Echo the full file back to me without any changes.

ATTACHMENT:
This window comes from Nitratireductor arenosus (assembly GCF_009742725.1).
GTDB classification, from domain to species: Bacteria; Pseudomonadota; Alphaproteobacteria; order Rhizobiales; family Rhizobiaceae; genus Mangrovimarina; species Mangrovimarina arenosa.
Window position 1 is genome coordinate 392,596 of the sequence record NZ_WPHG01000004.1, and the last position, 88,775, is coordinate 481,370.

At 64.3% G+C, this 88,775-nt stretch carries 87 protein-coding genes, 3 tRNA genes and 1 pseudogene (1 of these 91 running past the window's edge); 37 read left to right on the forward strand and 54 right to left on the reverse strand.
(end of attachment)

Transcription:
This window comes from Nitratireductor arenosus (assembly GCF_009742725.1).
GTDB classification, from domain to species: Bacteria; Pseudomonadota; Alphaproteobacteria; order Rhizobiales; family Rhizobiaceae; genus Mangrovimarina; species Mangrovimarina arenosa.
Window position 1 is genome coordinate 392,596 of the sequence record NZ_WPHG01000004.1, and the last position, 88,775, is coordinate 481,370.

At 64.3% G+C, this 88,775-nt stretch carries 87 protein-coding genes, 3 tRNA genes and 1 pseudogene (1 of these 91 running past the window's edge); 37 read left to right on the forward strand and 54 right to left on the reverse strand.